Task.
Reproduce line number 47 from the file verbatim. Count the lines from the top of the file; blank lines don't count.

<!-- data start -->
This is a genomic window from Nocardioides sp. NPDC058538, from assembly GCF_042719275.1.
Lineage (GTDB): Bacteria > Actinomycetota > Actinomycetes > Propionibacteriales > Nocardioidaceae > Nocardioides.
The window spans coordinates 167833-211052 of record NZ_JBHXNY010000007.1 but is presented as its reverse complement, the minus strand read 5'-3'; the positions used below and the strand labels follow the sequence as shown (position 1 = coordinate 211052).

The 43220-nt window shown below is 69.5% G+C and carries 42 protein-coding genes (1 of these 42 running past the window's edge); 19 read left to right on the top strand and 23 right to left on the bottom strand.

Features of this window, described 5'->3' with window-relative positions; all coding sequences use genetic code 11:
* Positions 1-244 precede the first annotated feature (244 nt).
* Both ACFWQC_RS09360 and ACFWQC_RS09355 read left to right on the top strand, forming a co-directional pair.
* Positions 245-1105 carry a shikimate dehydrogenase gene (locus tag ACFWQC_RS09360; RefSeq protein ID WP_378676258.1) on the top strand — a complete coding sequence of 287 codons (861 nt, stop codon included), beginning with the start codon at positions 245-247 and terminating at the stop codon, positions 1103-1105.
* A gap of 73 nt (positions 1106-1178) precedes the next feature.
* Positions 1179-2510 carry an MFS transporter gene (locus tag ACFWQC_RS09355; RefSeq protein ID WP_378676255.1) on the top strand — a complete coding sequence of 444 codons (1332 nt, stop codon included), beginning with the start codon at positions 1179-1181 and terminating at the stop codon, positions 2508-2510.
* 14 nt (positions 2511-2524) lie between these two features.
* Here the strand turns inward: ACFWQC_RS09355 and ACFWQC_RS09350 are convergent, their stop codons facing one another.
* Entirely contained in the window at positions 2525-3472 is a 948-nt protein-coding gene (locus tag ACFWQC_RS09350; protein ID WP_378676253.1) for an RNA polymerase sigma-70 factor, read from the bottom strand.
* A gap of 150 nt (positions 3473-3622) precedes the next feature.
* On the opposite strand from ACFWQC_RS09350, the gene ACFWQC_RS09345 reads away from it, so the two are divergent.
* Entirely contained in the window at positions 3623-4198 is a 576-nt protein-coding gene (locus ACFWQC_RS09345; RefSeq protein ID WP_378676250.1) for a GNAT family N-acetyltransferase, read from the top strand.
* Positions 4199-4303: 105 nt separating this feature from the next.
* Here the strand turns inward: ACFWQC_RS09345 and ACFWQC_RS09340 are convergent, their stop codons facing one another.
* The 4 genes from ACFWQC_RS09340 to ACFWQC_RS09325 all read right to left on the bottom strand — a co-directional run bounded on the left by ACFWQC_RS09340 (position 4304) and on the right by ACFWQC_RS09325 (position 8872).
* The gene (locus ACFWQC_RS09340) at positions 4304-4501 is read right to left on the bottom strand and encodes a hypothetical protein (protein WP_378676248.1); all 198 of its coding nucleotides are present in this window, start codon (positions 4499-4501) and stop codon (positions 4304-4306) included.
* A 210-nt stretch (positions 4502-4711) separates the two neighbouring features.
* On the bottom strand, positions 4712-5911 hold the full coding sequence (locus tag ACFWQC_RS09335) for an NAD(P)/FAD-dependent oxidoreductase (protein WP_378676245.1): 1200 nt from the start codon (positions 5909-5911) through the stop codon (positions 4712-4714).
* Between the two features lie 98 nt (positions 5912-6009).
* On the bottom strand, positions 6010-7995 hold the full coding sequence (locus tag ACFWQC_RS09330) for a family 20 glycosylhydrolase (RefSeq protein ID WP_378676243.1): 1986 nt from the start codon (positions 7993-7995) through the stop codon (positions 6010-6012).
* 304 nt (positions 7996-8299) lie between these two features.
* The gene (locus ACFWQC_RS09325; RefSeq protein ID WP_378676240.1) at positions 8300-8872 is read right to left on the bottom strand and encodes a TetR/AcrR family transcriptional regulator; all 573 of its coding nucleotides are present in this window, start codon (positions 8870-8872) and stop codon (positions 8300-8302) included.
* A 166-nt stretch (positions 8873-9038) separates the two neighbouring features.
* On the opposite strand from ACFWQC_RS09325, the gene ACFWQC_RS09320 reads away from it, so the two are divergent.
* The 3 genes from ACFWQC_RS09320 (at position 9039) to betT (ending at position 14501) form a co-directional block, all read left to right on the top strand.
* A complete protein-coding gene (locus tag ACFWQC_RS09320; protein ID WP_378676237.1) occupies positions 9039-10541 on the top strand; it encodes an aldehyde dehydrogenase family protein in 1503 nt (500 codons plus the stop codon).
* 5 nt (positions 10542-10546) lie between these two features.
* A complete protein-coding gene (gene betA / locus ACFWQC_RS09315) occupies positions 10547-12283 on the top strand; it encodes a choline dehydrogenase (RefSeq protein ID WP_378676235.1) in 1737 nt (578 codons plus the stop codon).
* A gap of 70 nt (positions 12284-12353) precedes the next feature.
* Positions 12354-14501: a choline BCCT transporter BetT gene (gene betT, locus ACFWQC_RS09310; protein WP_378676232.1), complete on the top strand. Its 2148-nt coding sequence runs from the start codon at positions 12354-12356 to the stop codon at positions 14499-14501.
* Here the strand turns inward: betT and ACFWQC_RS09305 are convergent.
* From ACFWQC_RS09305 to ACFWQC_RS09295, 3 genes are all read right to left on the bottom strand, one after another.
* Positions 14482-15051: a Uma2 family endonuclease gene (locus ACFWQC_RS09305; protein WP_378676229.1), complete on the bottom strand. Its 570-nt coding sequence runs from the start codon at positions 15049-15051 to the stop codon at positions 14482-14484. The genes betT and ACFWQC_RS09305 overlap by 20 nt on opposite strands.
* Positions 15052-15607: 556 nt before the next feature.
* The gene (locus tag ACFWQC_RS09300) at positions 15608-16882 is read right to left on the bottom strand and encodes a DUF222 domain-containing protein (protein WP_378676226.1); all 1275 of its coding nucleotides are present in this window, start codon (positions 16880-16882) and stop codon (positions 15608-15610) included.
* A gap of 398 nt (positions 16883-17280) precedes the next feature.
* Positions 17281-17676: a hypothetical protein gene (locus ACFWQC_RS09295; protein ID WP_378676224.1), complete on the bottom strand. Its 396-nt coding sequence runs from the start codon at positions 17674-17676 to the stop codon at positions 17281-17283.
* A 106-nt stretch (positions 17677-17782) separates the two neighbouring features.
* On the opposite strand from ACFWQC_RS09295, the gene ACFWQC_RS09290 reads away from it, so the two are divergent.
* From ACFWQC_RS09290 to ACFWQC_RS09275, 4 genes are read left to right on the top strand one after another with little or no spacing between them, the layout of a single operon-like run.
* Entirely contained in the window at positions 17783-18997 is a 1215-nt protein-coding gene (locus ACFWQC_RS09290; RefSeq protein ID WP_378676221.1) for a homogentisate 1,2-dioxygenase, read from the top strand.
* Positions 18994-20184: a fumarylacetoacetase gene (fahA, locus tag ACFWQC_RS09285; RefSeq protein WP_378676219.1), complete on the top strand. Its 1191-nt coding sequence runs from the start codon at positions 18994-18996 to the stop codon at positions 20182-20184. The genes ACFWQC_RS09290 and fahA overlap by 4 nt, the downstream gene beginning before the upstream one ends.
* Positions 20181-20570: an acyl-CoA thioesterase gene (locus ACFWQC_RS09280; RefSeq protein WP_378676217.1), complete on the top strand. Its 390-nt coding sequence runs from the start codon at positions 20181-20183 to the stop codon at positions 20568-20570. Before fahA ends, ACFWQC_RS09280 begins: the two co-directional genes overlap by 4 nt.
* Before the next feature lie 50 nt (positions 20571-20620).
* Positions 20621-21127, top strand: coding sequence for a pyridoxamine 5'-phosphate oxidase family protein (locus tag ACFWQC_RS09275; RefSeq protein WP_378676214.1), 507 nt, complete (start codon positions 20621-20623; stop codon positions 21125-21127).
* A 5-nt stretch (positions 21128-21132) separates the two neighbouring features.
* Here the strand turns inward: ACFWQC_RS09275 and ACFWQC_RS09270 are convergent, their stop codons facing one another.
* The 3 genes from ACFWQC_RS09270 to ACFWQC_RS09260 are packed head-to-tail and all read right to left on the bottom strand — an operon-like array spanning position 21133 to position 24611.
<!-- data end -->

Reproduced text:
* Positions 20181-20570: an acyl-CoA thioesterase gene (locus ACFWQC_RS09280; RefSeq protein WP_378676217.1), complete on the top strand. Its 390-nt coding sequence runs from the start codon at positions 20181-20183 to the stop codon at positions 20568-20570. Before fahA ends, ACFWQC_RS09280 begins: the two co-directional genes overlap by 4 nt.